Driving In Traffic

Michael Giberson

The latest Review of Network Economics, which focuses on road transport issues, arrived just after the latest family Thanksgiving trip down I-95 in the Eastern United States. Traveling on I-95 prompted me to wonder how I should be driving in traffic so as to minimize the negative externalities I was imposing on everyone behind me – something I wished the vehicles in front of me were doing. The RNE didn’t answer that question, but it did have a number of interesting reports on road pricing.

In a tangentially related development, I see that Yahoo has added traffic information to its mapping service. (Found via John Battelle’s Search Blog) According to the map for Washington, D.C., I-66 East to GMU’s Arlington campus is the usual slow but steady pace for this time of day.

In less happy transportation news, Patrick Crozier’s Transport Blog has reached the end of the line.


13 thoughts on “Driving In Traffic

  1. Mike,

    The pace of vehicles between the white lines in parking lots is also “steady” (at zero).

    The morning traffic jam on I66E now begins in Gainesville or Haymarket, depending on the day. I don’t know how much of this “fun” you get to have every day, but I envy you none of it.

  2. To the extent possible, I work at home until mid-morning and drive to Arlington off-peak (or not at all!).

    My trip home usually does run during the afternoon peak and HOV restrictions for I-66 West, and so I take Lee Highway instead. Fortunately, I live in Falls Church, so the drive is not too bad in any case.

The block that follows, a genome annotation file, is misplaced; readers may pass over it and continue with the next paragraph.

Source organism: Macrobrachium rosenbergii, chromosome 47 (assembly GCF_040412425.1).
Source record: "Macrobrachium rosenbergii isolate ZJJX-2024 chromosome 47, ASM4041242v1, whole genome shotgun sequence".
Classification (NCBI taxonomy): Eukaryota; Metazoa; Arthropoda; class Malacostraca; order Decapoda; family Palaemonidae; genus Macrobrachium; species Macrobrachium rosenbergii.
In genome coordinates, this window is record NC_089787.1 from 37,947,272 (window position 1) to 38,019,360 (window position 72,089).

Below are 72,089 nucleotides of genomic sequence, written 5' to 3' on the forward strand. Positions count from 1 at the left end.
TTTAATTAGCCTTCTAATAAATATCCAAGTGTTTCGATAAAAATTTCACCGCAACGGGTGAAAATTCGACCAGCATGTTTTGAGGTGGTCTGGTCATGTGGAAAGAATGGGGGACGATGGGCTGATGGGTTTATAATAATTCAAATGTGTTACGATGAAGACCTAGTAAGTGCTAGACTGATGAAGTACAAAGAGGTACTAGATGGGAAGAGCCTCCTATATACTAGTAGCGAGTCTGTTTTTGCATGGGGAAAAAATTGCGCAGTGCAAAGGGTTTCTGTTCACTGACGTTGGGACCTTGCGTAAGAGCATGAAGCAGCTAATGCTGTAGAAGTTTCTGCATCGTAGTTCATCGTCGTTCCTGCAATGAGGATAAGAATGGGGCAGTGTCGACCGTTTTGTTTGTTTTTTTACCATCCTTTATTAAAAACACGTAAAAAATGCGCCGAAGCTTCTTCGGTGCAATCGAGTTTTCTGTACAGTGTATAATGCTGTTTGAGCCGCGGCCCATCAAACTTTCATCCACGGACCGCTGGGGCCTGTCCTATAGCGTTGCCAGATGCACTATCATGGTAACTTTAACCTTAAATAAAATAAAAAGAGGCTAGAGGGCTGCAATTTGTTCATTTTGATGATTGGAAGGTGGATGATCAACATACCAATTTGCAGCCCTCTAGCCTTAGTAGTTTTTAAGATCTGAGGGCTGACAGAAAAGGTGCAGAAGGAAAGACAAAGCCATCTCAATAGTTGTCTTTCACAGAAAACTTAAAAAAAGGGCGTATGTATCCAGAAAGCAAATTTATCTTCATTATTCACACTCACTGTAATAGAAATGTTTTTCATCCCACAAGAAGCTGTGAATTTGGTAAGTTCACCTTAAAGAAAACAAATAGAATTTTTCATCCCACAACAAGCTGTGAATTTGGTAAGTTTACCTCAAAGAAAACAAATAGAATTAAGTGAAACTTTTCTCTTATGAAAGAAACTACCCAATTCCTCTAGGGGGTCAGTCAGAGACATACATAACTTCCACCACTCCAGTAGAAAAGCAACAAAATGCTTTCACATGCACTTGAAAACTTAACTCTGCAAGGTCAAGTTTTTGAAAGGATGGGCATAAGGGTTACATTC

3. Most traffic is due to the reaction time of the human being controlling the vehicle (about 1 second). When volumes increase on the highway to a critical mass a congestion effect, which has been modeled using pipe flow dynamics, tends to build up. Even though much of the traffic is not due to a physical constraint creating a backup our slow reaction times lead to cascading backup that multiplies until it reaches gridlock.

    There are a couple of solutions to limit the 1-second externality you are applying to everyone else some are more high tech than others. In some areas of Europe the police literally control traffic flow by forming something of a moving blockade going down the highway at a reduced speed. This increases the buffer zone if you will between congestion ahead and the traffic behind the police car line. Although individual speeds are reduced the flow reaches a steady constant pace and everyone is better off than if they were rushing for every inch.

    Another solution is a little more high tech. Many luxury cars now offer automatic cruise control, a feature where the cruise control will match your speed to the speed of the car in front of you. In simulations this feature is shown to eliminate normal congestion due to braking when used by only 70% of cars on the road.

    Unfortunately when you try and slow down to reduce stop and go congestion someone is going to cut you off to try and get that extra inch. As for the technological solution, even the best simulations can’t model the real world perfectly and the benefits of this technology are probably over states. Inevitably you have to ask if trying to fix the traffic problem is a worthwhile investment? I would say it is not because the rule tends to go that every time there is some investment in congestion relief, such as expanding roads, the resulting increase in traffic more than offsets the congestion savings from the investment. In short, if you lower the cost of commuting you will almost always attract more customers.

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